September 17, 2014
Can you make it in a wide-open market in which consumers have loads of options?Yes We Can Still Market: Why U.S. Brands Remain World’s Most Valuable
June 1, 2014
There is also a photo of a man sitting with a pistol in his lap as he loads an AK-47.What’s More Obscene Than Rihanna’s Boobs? Instagram’s Kids With Guns
May 2, 2014
And loads of top faculty around the country—loads—make more than Krugman will.That’s All a Nobel Prize Winner Gets Paid?
April 18, 2014
Five hours and loads of frustration later, the bewildered psychologist gave up.Teaching a Lesson to Bullies and Educators Alike
February 24, 2014
Decent, unpretentious folks, somewhat new, but with loads of money.The Spenders
Harry Leon Wilson
Went over to the lake with all the horses, and brought the loads to the camp.Explorations in Australia
I made them unload the drays and carry the loads to firm ground.
They caught the Indian carriers, who were just easing their loads under the walls.The Trail Book
One or two arose wearily and stiffly, and dragged their loads to the pile.The Leopard Woman
Stewart Edward White
- (often foll by of) a lotloads to eat
- (intensifier)loads better; thanks loads
- something to be borne or conveyed; weight
- the usual amount borne or conveyed
- (in combination)a carload
- something that weighs down, oppresses, or burdensthat's a load off my mind
- a single charge of a firearm
- the weight that is carried by a structureSee also dead load, live load
- electrical engineering electronics
- a device that receives or dissipates the power from an amplifier, oscillator, generator, or some other source of signals
- the power delivered by a machine, generator, circuit, etc
- the force acting on a component in a mechanism or structure
- the resistance overcome by an engine or motor when it is driving a machine, etc
- an external force applied to a component or mechanism
- a load of informal a quantity ofa load of nonsense
- get a load of informal pay attention to
- have a load on US and Canadian slang to be intoxicated
- shoot one's load slang (of a man) to ejaculate at orgasm
- (also intr) to place or receive (cargo, goods, etc) upon (a ship, lorry, etc)
- to burden or oppress
- to supply or beset (someone) with in abundance or overwhelminglythey loaded her with gifts
- to cause to be biasedto load a question
- (also intr) to put an ammunition charge into (a firearm)
- photog to position (a film, cartridge, or plate) in (a camera)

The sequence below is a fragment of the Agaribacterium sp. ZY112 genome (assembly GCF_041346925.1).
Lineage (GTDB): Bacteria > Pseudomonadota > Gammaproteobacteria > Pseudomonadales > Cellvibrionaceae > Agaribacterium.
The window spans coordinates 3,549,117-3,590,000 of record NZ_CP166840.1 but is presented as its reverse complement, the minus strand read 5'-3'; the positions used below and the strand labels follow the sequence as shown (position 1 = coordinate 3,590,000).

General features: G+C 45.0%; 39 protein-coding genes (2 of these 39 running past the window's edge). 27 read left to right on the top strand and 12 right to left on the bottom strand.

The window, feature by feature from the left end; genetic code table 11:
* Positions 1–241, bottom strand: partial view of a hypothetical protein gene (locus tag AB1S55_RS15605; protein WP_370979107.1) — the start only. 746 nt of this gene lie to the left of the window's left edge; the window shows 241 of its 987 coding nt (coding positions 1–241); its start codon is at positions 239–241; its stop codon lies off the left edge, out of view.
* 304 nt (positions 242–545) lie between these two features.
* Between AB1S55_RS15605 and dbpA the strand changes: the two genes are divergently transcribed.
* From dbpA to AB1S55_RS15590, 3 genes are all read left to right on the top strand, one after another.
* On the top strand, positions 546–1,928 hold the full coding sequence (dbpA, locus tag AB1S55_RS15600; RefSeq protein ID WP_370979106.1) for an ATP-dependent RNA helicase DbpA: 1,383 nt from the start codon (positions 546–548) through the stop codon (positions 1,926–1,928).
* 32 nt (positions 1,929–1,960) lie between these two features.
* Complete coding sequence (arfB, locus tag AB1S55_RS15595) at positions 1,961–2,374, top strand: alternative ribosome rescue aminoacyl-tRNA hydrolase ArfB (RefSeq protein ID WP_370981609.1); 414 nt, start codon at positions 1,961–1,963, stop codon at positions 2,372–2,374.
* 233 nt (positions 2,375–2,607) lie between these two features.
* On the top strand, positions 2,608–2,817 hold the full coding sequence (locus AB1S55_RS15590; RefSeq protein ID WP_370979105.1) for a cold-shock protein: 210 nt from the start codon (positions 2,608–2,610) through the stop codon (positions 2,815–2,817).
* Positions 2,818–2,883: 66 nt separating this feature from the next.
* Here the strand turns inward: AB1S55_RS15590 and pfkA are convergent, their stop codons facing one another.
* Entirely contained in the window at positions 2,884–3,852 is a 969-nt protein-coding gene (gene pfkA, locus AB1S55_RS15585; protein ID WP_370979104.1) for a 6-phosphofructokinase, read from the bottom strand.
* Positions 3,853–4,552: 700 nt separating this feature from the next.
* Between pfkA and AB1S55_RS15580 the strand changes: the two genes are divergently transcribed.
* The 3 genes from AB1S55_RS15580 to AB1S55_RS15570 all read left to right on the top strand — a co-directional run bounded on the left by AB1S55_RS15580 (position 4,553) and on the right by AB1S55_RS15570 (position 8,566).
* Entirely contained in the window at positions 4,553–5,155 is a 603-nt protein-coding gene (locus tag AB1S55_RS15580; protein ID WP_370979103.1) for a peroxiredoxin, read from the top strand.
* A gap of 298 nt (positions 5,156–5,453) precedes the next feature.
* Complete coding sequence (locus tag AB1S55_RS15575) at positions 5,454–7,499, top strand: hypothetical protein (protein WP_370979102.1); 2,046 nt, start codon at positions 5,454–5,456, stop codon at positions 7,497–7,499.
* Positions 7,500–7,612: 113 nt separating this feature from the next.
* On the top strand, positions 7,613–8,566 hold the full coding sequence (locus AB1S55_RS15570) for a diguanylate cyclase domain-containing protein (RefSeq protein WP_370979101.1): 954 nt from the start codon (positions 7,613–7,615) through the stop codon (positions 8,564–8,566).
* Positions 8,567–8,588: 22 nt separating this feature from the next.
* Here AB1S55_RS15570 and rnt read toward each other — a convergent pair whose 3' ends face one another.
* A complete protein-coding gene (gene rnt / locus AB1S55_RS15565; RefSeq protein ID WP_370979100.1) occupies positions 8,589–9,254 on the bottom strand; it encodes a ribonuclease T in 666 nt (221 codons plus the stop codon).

- to weight or bias (a roulette wheel, dice, etc)
- insurance to increase (a premium) to cover expenses, etc
- to draw power from (an electrical device, such as a generator)
- to add material of high atomic number to (concrete) to increase its effectiveness as a radiation shield
- to increase the power output of (an electric circuit)
- to increase the work required from (an engine or motor)
- to apply force to (a mechanism or component)
- computing to transfer (a program) to a memory
- load the dice
- to add weights to dice in order to bias them
- to arrange to have a favourable or unfavourable position
Word Origin and History for loads
"that which is laid upon a person or beast, burden," c.1200, from Old English lad "way, course, carrying," from Proto-Germanic *laitho (cf. Old High German leita, German leite, Old Norse leið "way, course"); related to Old English lædan "to guide," from PIE *leit- "to go forth" (see lead (v.)). Sense shifted 13c. to supplant words based on lade, to which it is not etymologically connected; original association with "guide" is preserved in lodestone. Meaning "amount customarily loaded at one time" is from c.1300.
Figurative sense of "burden weighing on the mind, heart, or soul" is first attested 1590s. Meaning "amount of work" is from 1946. Colloquial loads "lots, heaps" is attested from c.1600. Phrase take a load off (one's) feet "sit down, relax" is from 1914, American English. Get a load of "take a look at" is American English colloquial, attested from 1929.
- A departure from normal body content, as of water, salt, or heat. A positive load is a quantity in excess of the normal; a negative load is a deficit.
- The resistance, weight, or power drain sustained by a machine or electrical circuit. Compare effort.
- The power output of a generator or power plant.
- The amount of a pathogen or toxic substance present in an organism.